Monday, June 3, 2013
A Husband's Perspective - On Mom's Decision to Go Back to Work by Drew Kobb
A guest post by Drew Kobb from Dr. Ouch:
When Catherine and I had our son, Harrison, I felt certain she’d want to stay at home with him. Of course, I’ve discovered, as with everyone else even remotely related to children, you can’t count on anything being certain.
She’d been working as an accountant for several years, but I knew that she hadn’t been the biggest fan of her boss, so I figured between that and how she had bonded with Harrison during her maternity leave there’d be no question as to whether or not she wanted to stay home going forward.
But that brings me to my first point: you’re equal partners and need to talk to each other. Marriage means partnership, and that means coming together to make decisions. Yes, she’s the one giving birth, but no matter what’s happening, the question is never “Should I be involved?” It’s “How involved should I be?” Obviously the answer will depend on you and your spouse and your individual circumstances. For me, that meant asking Catherine how she was feeling about staying home. Note: it meant not telling her she needed to stay home because we wanted Harrison to have his mother around, or saying that we’d never be able to afford having her stay at home. It may be for you that that’s true, but you’d be surprised what you can afford.
Anyway, here’s my (somewhat) hard-won advice:
Start with your finances. And I don’t mean start—and then finish—with your current finances. Look at all your options: if she’s making more money than you are, could you stay home and care the kid(s)? If you want a breastfed child, it’s harder, but surely you could prepare lunches while she pumps in the morning before work. And if you’re concerned that you won’t be able to make it with just the single income, is there a way you could monetize that blog you’re working on? Running a monetized blog is certainly a full-time job, but it’s also one you can do from home. Or maybe she could do her job from home on a flex-time arrangement (and only have to come in once a week).
Look at the various options under each side: she goes back to work & she stays at home. Obviously the major difference between the former and the latter is that the former will include childcare costs. For us, that meant just over $10,000 per year. Nothing to scoff at (but still below the national average of ~$11,500). First off, figure out how much money you can expect to pay (in your area, with your specific options) and then figure out how much money beyond those childcare costs the two of you would need to make it worthwhile.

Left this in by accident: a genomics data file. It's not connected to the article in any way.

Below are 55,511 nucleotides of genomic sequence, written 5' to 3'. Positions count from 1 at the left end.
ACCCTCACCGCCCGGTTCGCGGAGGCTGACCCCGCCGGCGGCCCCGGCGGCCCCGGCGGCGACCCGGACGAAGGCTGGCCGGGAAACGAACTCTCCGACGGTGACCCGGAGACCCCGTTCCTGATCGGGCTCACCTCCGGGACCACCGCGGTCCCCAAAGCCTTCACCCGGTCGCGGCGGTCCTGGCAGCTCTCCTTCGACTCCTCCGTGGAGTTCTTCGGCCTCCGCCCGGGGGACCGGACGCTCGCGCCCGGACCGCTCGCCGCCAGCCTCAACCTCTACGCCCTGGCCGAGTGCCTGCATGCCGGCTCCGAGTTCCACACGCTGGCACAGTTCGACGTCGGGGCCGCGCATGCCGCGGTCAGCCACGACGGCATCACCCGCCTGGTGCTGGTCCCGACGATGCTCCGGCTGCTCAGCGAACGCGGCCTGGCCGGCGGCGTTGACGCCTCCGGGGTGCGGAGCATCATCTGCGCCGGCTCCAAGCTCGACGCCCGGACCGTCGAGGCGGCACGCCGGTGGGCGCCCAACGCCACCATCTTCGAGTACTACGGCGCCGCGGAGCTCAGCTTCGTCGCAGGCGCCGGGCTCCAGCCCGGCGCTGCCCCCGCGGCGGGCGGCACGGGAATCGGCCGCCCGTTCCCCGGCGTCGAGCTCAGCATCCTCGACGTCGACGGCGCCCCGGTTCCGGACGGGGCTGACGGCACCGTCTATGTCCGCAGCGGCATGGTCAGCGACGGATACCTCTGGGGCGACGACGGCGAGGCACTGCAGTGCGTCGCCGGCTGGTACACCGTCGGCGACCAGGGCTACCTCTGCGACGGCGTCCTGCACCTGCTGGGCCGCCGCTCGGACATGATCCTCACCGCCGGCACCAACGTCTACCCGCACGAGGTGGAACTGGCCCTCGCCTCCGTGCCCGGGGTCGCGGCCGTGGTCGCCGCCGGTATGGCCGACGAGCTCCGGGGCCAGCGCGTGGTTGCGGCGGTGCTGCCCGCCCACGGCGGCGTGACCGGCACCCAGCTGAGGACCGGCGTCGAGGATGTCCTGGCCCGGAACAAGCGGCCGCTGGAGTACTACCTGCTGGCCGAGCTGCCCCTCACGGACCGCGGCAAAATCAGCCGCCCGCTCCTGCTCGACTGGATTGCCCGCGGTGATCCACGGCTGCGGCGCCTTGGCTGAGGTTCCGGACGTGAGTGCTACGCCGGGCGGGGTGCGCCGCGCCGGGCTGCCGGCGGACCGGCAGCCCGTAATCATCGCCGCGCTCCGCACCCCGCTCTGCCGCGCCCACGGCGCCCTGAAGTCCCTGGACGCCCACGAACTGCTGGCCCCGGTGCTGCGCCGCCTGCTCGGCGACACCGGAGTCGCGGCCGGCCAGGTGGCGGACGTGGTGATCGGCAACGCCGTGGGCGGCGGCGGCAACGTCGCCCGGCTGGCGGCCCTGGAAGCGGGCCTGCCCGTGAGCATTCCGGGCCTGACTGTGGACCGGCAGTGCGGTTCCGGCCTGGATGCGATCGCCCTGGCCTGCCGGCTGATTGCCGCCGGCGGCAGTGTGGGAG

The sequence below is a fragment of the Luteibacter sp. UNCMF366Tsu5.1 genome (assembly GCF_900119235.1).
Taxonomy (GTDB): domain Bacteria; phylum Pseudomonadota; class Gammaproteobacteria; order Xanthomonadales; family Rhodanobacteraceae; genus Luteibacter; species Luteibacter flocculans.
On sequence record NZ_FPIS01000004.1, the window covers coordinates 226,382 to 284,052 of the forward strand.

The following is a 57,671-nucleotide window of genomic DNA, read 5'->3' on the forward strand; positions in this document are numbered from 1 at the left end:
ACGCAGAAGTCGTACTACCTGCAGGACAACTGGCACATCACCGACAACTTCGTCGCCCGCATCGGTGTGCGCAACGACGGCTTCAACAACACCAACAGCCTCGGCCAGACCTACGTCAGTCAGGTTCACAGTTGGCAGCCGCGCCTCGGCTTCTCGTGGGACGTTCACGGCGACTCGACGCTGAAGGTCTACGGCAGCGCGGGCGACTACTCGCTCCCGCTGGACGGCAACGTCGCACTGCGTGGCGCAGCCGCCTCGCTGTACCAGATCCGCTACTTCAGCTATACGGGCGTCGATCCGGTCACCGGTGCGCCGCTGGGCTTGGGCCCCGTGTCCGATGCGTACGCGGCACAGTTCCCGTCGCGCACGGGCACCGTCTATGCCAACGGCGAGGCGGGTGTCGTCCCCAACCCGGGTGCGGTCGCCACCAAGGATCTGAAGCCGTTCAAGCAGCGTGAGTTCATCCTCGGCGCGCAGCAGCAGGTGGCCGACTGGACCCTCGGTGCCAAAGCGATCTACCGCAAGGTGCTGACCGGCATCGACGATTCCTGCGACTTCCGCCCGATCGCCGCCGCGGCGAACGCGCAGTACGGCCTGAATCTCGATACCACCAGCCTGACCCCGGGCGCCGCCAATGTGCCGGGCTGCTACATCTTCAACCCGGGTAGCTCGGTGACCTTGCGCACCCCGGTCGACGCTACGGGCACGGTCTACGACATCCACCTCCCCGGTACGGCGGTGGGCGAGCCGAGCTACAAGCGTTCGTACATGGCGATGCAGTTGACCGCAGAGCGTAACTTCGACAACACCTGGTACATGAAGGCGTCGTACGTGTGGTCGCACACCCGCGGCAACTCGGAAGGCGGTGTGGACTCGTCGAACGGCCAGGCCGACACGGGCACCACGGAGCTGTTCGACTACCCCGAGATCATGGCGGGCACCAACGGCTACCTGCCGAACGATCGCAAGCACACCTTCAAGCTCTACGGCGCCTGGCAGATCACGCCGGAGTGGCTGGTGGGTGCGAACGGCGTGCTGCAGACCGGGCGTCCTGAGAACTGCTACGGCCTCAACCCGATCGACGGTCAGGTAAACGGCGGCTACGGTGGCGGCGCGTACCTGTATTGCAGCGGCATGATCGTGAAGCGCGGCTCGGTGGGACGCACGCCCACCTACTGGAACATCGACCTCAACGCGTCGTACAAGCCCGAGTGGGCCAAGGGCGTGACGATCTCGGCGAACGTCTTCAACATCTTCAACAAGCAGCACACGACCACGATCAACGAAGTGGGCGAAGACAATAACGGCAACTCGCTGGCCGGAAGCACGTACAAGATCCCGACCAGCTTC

Use maternity—and paternity—leave as a trial run. If she—or you—stay home, then you’ll have to budget for a (maybe much-) reduced income. But you’ll also have a few other sorts of expenses to factor in. Get used to spending hour upon hour in the company of an often squealing baby. Mom or dad will end up going crazy like that.
So budget for weekly excursions: for mid-day luncheons with other parents, for babysitting so you and your spouse can maintain a regular date night, for outside the home bonding time with your baby, say, a parent-child yoga.
Even though you’ll be on paid leave, try living on the reduced-income budget and see how it would/will be. It’ll be much easier for you to make your decision if you know what it’s actually going to be like. (And it won’t be nearly so stressful because you’ll have that money as a failsafe.)
Figure out childcare options. Even for those who have family living nearby, finding the best childcare can be difficult. Your extended family may or may not want to take on the role of daycare center, so you’ll need to look into your options. Generally speaking, those options include daycare centers, au pairs, and nannies.
A good daycare center over in California could end up costing $1500/month while a good daycare center in Mississippi may end up costing closer to $400/month. Visit any daycare centers you’re considering, and talk to the people who actually work on the floor of the center—not just the administrators or supervisors. They’ll have a different perspective, for sure.
Au pairs are the exotic choice here. Au pairs are usually students who stay at your home and care for your kids for up to a year. You provide housing and an educational stipend, but (if you have the spare bedroom) you end up paying them less than you’d pay a full-time nanny. Be aware that not ever au pair has childcare experience, so make sure you work request that from the agency.
Full-time nannies tend to be a bit more (or a bit less) expensive than daycare centers, and the peace of mind a nanny brings (knowing that your child is getting one-on-one, or “one-on-however-many-kids you have” attention) can’t be undervalued. If you don’t know the nanny already, or have a personal recommendation from good friends, consider hiring a private investigator to run a background check.
Be honest with yourselves and with each other. If you’ve got a clear picture of your financial situation, and you know what you’ll be doing for childcare, you’re going to find you know what you want. Once things become “real,” it’ll be much easier for you and your wife to see what you really want. So, sit down with each other once you’ve figured out how things could be and decide if that’s what you really want. In the end, Catherine wanted to go back to work, and knowing we had things worked out either way, I did what any husband should do: I supported her.
Drew Kobb, in addition to studying civil law, loves long distance running and considers himself a health and fitness enthusiast. His interests range all over the medical field, and Drew highlights that range on his blog, Dr. Ouch.